The 24in iMac has a different selection of ports depending on the model you choose. One 24in iMac offers two Thunderbolt/USB 4 ports while the other offers an additional two USB 3 ports. This smaller iMac model no longer has a card reader though.
The Mac mini also has a neat selection of ports including: Two Thunderbolt/USB 4 ports, two USB-A ports and an HDMI port. However, currently the Mac mini only offers the M1 chip (alongside a stray Intel-powered model). It lacks the SDXD card reader offered by the Mac Studio and the 14in and 16in MacBook Pro models though.
Mac or MacBook for photo editing?
Selecting a Mac for your photo editing depends on how you intend to use the device. Do you want to be able to edit photographs on the go or would you prefer to do your edits from the comfort of your studio?
If you know that you will need to edit out in the field then the MacBook Pro is clearly the way to go. But what if you want a big display to edit photographs on? The 16in MacBook Pro display is large, but you might even find that 16in display cramped if you are working on particularly large and high resolution images. In that case you would be wise to plug a second display into your MacBook when you are back at your desk.
Now that Apple no longer sells the 27in iMac that isn’t really an option we would suggest you consider (even though you may still find stock of these Intel-powered Macs at various resellers). The 24in iMac does offer a great display, but we feel that the M1, due to its graphics and RAM limitations, wouldn’t really be sufficient. The Mac mini has the same disadvantage.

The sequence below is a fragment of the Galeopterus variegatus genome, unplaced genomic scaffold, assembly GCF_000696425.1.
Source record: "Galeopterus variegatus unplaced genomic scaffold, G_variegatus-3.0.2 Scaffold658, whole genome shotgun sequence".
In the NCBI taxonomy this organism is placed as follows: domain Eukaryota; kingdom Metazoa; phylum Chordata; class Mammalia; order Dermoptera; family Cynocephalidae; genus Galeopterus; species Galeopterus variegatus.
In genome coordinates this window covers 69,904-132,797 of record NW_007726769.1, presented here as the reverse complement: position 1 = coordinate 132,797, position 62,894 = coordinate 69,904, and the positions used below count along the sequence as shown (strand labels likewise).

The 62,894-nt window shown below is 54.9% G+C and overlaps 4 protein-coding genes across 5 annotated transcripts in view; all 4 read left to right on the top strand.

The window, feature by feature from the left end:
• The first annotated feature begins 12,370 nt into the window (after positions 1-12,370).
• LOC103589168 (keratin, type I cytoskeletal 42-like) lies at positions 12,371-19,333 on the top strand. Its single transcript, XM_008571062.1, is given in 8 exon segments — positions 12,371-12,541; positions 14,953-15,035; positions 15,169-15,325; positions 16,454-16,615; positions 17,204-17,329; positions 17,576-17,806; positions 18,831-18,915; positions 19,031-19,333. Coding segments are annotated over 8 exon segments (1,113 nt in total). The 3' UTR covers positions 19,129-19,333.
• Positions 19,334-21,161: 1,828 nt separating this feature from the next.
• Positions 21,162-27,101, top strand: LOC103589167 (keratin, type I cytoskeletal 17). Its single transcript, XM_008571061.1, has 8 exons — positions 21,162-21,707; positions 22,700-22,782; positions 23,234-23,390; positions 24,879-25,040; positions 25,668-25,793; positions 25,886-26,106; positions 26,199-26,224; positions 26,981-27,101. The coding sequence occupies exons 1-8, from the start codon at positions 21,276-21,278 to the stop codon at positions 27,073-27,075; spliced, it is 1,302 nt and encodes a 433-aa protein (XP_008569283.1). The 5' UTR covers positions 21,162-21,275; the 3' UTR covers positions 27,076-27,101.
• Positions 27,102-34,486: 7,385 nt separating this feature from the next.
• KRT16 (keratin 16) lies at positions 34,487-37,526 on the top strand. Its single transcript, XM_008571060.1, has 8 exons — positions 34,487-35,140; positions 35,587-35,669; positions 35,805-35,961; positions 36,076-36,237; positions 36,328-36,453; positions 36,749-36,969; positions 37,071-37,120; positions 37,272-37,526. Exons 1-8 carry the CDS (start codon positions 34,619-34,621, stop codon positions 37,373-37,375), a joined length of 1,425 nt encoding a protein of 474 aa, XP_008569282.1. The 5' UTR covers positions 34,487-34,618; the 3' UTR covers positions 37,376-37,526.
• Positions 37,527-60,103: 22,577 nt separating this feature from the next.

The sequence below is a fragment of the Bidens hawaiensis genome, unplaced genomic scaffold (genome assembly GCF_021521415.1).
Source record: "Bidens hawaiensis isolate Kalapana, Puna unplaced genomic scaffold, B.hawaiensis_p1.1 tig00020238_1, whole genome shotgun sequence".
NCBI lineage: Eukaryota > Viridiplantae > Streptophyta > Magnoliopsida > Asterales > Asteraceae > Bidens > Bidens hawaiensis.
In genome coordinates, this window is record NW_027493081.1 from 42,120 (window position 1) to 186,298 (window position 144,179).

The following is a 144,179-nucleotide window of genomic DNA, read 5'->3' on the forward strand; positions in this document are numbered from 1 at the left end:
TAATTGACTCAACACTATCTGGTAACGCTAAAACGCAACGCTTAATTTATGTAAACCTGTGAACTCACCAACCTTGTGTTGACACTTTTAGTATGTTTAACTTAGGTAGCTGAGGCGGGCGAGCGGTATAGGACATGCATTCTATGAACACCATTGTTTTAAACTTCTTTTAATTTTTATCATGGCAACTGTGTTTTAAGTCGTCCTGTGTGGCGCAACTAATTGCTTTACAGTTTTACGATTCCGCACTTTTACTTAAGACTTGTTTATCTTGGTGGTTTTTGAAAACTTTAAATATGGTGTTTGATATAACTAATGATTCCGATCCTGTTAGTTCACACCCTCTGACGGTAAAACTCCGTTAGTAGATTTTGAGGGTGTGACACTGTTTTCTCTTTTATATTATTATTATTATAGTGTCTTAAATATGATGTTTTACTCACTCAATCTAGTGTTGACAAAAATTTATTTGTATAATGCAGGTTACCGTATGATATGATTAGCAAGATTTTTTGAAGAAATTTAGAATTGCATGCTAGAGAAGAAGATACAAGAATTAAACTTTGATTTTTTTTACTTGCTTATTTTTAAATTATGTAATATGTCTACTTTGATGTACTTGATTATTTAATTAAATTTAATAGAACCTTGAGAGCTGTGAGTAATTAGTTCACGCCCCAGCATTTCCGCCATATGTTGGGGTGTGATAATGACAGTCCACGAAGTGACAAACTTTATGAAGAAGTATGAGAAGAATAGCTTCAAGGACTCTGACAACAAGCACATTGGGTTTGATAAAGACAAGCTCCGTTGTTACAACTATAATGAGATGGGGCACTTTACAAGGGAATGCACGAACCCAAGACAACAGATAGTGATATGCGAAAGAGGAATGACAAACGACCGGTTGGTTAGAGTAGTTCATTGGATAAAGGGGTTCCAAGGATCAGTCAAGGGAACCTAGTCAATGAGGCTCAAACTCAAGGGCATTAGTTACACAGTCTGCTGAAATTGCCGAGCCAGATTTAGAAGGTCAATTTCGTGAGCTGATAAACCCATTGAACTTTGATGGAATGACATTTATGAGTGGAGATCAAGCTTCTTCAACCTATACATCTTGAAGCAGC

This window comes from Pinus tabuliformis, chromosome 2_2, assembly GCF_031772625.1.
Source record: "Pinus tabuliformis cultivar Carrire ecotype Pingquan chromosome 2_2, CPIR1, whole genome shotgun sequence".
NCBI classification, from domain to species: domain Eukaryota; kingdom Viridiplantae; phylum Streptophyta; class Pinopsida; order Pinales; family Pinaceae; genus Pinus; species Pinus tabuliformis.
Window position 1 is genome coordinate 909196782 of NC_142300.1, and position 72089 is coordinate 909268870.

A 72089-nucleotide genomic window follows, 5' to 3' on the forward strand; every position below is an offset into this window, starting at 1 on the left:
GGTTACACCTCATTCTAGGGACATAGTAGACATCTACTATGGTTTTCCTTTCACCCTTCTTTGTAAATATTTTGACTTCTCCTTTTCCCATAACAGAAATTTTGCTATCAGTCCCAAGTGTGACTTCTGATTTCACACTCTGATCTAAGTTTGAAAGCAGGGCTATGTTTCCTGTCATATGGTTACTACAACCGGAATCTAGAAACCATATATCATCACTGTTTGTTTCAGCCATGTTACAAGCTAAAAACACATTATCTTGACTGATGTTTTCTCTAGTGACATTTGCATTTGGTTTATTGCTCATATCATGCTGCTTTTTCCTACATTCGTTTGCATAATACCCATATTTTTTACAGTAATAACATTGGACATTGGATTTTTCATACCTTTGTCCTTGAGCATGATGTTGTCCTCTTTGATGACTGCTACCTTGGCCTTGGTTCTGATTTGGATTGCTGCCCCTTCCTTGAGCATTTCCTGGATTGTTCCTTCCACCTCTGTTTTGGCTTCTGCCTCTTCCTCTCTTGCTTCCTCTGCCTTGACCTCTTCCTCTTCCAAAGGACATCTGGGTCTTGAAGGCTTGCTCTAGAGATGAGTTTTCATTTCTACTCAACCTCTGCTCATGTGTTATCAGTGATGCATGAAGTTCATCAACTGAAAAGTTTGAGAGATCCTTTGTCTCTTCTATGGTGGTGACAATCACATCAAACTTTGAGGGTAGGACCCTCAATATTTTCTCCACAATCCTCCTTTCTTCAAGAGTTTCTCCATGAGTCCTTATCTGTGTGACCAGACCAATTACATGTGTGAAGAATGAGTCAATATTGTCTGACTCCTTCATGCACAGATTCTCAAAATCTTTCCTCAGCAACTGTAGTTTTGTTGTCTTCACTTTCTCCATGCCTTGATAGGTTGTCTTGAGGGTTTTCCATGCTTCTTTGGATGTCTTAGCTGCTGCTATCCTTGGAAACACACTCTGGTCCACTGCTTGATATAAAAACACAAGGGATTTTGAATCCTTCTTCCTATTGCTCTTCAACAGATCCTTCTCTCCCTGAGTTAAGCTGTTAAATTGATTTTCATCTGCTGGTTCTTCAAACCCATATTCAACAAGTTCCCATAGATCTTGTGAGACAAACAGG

There is one other Mac desktops you could consider though: the Mac Studio, for which you would need to purchase an external display (but you may already own one anyway), offers the cheapest way to get your hands on an M1 Max, and is the only way to get an M1 Ultra. However, we think that the M1 Pro might be more suited to the needs of a photographer, and that’s only available in the MacBook Pro.
Based on that we think that a MacBook Pro is the best choice for photographers, but which model? Read on to find out.
Best MacBook for photo editing
Pretty much any of the current MacBook range will be good enough for photo editing, but your needs will determine what the best option is for you.
If you are a professional photographer likely to be editing very high res and RAW images then the 16in MacBook Pro, with its large screen and powerful configuration, would be the best option.
The fact that this model allows you to maximize your RAM to 64GB and max out the storage is a real point in its favour. Although the same applies to the 14in MacBook Pro, which could be a way to save some money if you don’t need the extra screen size.